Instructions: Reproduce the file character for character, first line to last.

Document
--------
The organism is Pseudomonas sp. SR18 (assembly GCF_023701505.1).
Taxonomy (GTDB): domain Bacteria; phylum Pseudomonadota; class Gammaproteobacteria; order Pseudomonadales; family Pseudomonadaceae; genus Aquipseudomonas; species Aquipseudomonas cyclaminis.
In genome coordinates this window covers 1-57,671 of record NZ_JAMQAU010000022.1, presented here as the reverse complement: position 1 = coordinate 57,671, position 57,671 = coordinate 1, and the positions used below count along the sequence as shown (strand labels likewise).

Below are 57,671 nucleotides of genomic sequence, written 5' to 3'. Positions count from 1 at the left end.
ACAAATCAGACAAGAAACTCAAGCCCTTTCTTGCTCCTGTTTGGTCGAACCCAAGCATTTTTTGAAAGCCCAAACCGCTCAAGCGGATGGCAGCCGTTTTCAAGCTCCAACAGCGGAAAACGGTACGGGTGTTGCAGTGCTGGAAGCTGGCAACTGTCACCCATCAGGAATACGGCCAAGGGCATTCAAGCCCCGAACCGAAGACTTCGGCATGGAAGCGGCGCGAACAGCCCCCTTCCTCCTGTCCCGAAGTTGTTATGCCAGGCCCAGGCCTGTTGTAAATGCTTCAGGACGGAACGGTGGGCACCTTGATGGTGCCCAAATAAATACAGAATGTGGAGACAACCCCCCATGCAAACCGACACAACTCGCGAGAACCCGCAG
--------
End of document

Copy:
The organism is Pseudomonas sp. SR18 (assembly GCF_023701505.1).
Taxonomy (GTDB): domain Bacteria; phylum Pseudomonadota; class Gammaproteobacteria; order Pseudomonadales; family Pseudomonadaceae; genus Aquipseudomonas; species Aquipseudomonas cyclaminis.
In genome coordinates this window covers 1-57,671 of record NZ_JAMQAU010000022.1, presented here as the reverse complement: position 1 = coordinate 57,671, position 57,671 = coordinate 1, and the positions used below count along the sequence as shown (strand labels likewise).

Below are 57,671 nucleotides of genomic sequence, written 5' to 3'. Positions count from 1 at the left end.
ACAAATCAGACAAGAAACTCAAGCCCTTTCTTGCTCCTGTTTGGTCGAACCCAAGCATTTTTTGAAAGCCCAAACCGCTCAAGCGGATGGCAGCCGTTTTCAAGCTCCAACAGCGGAAAACGGTACGGGTGTTGCAGTGCTGGAAGCTGGCAACTGTCACCCATCAGGAATACGGCCAAGGGCATTCAAGCCCCGAACCGAAGACTTCGGCATGGAAGCGGCGCGAACAGCCCCCTTCCTCCTGTCCCGAAGTTGTTATGCCAGGCCCAGGCCTGTTGTAAATGCTTCAGGACGGAACGGTGGGCACCTTGATGGTGCCCAAATAAATACAGAATGTGGAGACAACCCCCCATGCAAACCGACACAACTCGCGAGAACCCGCAG